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I have a situation where a basic message, such as wm_paint, inside it's treatment will trigger a call WCF Webservices when, for example, it needs remote formatting information.

However, while WCF is waiting for that call to return, messages keep being pumped, which can end up in another message triggering the same call.

-Thread safety does not help my problem since this is "fake" multithreading - it's always the same thread interpreting the messages from the pump.

-Reentrancy safety does not help me, since the second call needs the remote information to execute correctly.

See the following (simplified) call stack :

    MyService.DoSomething(System.String)
    [...]
    Grid.OnPaint(System.Windows.Forms.PaintEventArgs)   System.Windows.Forms.Control.PaintWithErrorHandling(System.Windows.Forms.PaintEventArgs, Int16, Boolean)
    System.Windows.Forms.Control.WmPaint(System.Windows.Forms.Message ByRef)
    System.Windows.Forms.Control.WndProc(System.Windows.Forms.Message ByRef)
    System.Windows.Forms.ContainerControl.WndProc(System.Windows.Forms.Message ByRef)
    System.Windows.Forms.Control+ControlNativeWindow.OnMessage(System.Windows.Forms.Message ByRef)
    System.Windows.Forms.Control+ControlNativeWindow.WndProc(System.Windows.Forms.Message ByRef)
    System.Windows.Forms.NativeWindow.Callback(IntPtr, Int32, IntPtr, IntPtr)
    System.Threading.WaitHandle.WaitOneNative(Microsoft.Win32.SafeHandles.SafeWaitHandle, UInt32, Boolean, Boolean)
    System.Threading.WaitHandle.WaitOne(Int64, Boolean)
    System.Threading.WaitHandle.WaitOne(Int32, Boolean)
    System.Net.LazyAsyncResult.WaitForCompletion(Boolean)
    System.Net.Connection.SubmitRequest(System.Net.HttpWebRequest)
    System.Net.ServicePoint.SubmitRequest(System.Net.HttpWebRequest, System.String)
    System.Net.HttpWebRequest.SubmitRequest(System.Net.ServicePoint)
    System.Net.HttpWebRequest.GetRequestStream(System.Net.TransportContext ByRef)
    System.Net.HttpWebRequest.GetRequestStream()
    System.ServiceModel.Channels.HttpOutput+WebRequestHttpOutput.GetOutputStream()
    System.ServiceModel.Channels.HttpOutput.Send(System.TimeSpan)
    System.ServiceModel.Channels.HttpChannelFactory+HttpRequestChannel+HttpChannelRequest.SendRequest(System.ServiceModel.Channels.Message, System.TimeSpan)
    System.ServiceModel.Channels.RequestChannel.Request(System.ServiceModel.Channels.Message, System.TimeSpan)
    System.ServiceModel.Channels.SecurityChannelFactory1+SecurityRequestChannel[[System.__Canon, mscorlib]].Request(System.ServiceModel.Channels.Message, System.TimeSpan)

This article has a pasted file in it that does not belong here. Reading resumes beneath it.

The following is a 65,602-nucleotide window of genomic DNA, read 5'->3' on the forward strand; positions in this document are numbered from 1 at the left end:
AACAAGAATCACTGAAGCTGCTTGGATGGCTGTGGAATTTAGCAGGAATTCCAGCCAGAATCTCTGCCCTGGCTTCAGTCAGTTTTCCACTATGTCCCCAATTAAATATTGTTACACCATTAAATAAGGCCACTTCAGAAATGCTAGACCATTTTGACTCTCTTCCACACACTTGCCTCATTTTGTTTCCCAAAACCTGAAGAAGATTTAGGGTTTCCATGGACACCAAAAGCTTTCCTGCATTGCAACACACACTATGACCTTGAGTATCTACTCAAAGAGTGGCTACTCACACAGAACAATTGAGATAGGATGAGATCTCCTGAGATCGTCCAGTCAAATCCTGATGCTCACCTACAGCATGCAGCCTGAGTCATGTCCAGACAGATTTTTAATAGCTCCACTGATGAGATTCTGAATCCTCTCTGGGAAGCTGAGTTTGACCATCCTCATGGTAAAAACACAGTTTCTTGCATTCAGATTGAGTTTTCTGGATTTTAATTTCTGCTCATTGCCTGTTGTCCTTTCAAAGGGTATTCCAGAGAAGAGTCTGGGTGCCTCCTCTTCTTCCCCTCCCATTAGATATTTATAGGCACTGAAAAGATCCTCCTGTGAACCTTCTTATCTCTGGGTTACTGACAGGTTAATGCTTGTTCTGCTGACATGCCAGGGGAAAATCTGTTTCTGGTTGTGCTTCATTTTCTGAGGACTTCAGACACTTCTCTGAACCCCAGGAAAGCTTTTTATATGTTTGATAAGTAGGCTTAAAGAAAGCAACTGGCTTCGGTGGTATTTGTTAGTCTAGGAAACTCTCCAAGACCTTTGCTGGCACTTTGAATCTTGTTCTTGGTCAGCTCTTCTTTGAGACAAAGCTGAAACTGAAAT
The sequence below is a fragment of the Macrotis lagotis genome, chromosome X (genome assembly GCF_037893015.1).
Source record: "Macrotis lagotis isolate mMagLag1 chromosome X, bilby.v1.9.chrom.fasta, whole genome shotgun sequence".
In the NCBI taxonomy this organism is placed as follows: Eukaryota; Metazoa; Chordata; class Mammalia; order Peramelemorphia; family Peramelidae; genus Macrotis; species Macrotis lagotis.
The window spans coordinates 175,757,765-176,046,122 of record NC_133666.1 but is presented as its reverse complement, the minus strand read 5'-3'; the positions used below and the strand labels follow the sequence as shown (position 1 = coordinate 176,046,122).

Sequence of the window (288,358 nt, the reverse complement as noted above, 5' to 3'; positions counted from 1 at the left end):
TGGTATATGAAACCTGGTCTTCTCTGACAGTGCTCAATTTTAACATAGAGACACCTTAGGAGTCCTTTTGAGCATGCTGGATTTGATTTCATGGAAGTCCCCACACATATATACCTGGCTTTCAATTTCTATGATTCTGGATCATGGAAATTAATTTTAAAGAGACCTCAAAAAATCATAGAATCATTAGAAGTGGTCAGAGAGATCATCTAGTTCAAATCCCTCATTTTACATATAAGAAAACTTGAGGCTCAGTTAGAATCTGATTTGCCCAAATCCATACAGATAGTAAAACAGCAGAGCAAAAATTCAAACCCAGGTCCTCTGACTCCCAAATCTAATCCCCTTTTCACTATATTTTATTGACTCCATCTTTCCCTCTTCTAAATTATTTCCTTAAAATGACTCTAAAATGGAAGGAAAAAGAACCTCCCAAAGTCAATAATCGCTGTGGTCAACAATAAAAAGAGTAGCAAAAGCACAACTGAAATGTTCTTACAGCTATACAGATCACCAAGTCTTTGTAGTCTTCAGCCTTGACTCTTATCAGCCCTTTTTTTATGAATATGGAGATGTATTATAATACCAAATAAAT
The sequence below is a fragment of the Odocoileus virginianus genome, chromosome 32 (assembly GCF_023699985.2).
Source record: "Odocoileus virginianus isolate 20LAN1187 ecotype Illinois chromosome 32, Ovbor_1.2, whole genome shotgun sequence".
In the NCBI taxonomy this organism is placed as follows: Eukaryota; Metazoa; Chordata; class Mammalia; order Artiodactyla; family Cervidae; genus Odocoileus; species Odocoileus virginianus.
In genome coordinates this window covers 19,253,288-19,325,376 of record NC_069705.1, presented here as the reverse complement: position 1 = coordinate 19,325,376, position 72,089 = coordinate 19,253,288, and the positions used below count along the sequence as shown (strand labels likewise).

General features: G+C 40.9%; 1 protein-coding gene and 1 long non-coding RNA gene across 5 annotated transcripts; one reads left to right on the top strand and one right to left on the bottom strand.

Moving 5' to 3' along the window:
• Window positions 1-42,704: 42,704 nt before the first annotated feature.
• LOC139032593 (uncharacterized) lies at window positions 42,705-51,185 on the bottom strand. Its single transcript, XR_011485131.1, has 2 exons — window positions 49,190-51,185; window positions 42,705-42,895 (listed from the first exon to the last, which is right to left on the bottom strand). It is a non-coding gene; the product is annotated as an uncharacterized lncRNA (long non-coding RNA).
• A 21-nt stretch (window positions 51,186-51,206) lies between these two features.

System.ServiceModel.Dispatcher.RequestChannelBinder.Request(System.ServiceModel.Channels.Message, System.TimeSpan)
    System.ServiceModel.Dispatcher.ProxyOperationRuntime, System.Object[], System.Object[], System.TimeSpan)
    System.ServiceModel.Dispatcher.ProxyOperationRuntime, System.Object[], System.Object[])
    System.ServiceModel.Channels.ServiceChannelProxy.InvokeService(System.Runtime.Remoting.Messaging.IMethodCallMessage, System.ServiceModel.Dispatcher.ProxyOperationRuntime)
    System.ServiceModel.Channels.ServiceChannelProxy.Invoke(System.Runtime.Remoting.Messaging.IMessage)
    System.Runtime.Remoting.Proxies.RealProxy.PrivateInvoke(System.Runtime.Remoting.Proxies.MessageData ByRef, Int32)
    [...]
    MyService.DoSomething(System.String)
    [...]
    System.Windows.Forms.Control.WmMouseUp(System.Windows.Forms.Message ByRef, System.Windows.Forms.MouseButtons, Int32)
    System.Windows.Forms.Control.WndProc(System.Windows.Forms.Message ByRef)
    System.Windows.Forms.Control+ControlNativeWindow.WndProc(System.Windows.Forms.Message ByRef)
    System.Windows.Forms.NativeWindow.Callback(IntPtr, Int32, IntPtr, IntPtr)
System.Windows.Forms.UnsafeNativeMethods.DispatchMessageW(MSG ByRef)
System.Windows.Forms.Application+ComponentManager.System.Windows.Forms.UnsafeNativeMethods.IMsoComponentManager.FPushMessageLoop(Int32, Int32, Int32)
    System.Windows.Forms.Application+ThreadContext.RunMessageLoopInner(Int32, System.Windows.Forms.ApplicationContext)
    System.Windows.Forms.ApplicationContext)
    System.Windows.Forms.Application.Run(System.Windows.Forms.Form)
    [...]
    MyApplication.Main()

I've cut the top of the callstack, but you can see where this is going by the presence of the line MyService.DoSomething(System.String) twice in the call stack.

We see that somewhere in there, there's a call to System.Threading.WaitHandle.WaitOne(Int64, Boolean).

I suspect that it's passing "true" as to the second parameter (exitSynchronisationContext) which thus allows the message pump to keep pumping.

Is there any way to avoid this default behavior by WCF?

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I think you are right that WaitOne is the problem. See stackoverflow.com/questions/896233/… –  Oliver Bock May 10 '11 at 0:22
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1 Answer

You're invoking a WCF call in response to a WM_PAINT!? That seems pretty horrible to me. :/

Even if you could force the message pump to stop, you'll end up with an unresponsive GUI while the call completes. What if there is a network timeout or some other reason that the call takes several seconds?

Can you not preload the information required? Or at the very least lazy load so the WCF call only gets invokes once. This way you could also set a flag in the load method to indicate whether the call is already in progress.

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